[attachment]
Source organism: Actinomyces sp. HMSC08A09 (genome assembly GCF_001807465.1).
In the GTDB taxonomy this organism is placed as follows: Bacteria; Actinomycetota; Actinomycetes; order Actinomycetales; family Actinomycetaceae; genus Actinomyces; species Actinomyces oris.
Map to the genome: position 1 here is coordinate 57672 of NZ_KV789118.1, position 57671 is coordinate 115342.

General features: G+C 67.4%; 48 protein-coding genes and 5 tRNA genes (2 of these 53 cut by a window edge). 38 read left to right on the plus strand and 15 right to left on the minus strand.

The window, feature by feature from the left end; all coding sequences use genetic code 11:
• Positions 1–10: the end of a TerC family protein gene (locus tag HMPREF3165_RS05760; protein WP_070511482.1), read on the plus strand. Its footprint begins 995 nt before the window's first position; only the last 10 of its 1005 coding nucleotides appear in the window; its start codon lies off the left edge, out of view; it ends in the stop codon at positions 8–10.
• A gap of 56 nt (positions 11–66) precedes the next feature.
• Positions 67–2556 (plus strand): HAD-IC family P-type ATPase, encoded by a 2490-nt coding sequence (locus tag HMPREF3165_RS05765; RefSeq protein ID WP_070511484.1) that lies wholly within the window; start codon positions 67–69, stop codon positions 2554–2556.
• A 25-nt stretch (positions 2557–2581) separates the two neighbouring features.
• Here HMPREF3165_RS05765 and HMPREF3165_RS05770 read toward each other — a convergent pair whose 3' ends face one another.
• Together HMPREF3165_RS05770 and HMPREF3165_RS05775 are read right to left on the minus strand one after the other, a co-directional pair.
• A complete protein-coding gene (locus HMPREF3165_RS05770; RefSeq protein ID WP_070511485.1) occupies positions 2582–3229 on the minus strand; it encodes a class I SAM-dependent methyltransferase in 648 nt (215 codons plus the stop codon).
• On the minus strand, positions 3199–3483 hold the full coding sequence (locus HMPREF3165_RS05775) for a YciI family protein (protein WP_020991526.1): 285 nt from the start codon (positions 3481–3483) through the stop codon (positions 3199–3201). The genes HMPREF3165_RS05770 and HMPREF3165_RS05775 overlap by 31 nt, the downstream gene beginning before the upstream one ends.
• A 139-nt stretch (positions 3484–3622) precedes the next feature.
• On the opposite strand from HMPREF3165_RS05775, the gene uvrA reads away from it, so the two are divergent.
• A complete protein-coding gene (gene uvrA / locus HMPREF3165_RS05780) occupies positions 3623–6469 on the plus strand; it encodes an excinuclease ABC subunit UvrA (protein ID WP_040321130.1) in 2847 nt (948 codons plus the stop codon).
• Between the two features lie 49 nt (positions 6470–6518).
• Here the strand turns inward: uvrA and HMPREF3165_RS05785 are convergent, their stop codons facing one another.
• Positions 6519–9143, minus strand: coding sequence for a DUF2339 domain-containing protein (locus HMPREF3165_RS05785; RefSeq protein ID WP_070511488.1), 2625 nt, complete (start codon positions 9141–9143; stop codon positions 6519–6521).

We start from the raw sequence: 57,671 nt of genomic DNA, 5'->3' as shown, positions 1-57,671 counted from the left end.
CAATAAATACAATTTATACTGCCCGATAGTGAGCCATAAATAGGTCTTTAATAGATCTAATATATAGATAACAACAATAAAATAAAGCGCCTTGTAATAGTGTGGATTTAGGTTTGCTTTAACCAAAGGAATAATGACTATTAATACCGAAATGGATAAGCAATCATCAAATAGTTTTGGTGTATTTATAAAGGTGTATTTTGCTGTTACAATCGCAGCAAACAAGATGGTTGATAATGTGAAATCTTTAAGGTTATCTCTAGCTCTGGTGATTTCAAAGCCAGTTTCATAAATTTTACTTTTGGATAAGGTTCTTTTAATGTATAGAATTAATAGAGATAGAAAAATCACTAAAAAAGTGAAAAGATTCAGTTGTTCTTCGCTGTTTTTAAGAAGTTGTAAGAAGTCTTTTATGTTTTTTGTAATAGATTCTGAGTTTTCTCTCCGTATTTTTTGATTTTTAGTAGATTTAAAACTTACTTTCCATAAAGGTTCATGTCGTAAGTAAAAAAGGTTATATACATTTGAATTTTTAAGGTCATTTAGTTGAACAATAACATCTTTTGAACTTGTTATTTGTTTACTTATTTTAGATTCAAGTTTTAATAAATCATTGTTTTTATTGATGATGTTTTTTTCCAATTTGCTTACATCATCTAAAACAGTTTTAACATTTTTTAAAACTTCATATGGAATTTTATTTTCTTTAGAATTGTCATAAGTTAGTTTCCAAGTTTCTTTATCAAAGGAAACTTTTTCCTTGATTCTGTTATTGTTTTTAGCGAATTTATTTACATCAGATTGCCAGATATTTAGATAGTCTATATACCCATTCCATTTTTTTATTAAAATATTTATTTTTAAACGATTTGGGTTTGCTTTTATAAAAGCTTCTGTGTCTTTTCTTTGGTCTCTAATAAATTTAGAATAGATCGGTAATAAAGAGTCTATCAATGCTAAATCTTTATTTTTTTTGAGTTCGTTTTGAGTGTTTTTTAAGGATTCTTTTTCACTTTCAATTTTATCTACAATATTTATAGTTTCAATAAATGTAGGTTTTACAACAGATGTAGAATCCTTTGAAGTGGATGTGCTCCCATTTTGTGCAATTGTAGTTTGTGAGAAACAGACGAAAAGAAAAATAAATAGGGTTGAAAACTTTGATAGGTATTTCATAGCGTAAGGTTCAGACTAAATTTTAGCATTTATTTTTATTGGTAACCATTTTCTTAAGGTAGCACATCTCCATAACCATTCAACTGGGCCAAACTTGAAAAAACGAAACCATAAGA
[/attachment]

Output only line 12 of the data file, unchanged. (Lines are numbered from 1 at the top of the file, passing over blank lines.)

• A complete protein-coding gene (locus HMPREF3165_RS05770; RefSeq protein ID WP_070511485.1) occupies positions 2582–3229 on the minus strand; it encodes a class I SAM-dependent methyltransferase in 648 nt (215 codons plus the stop codon).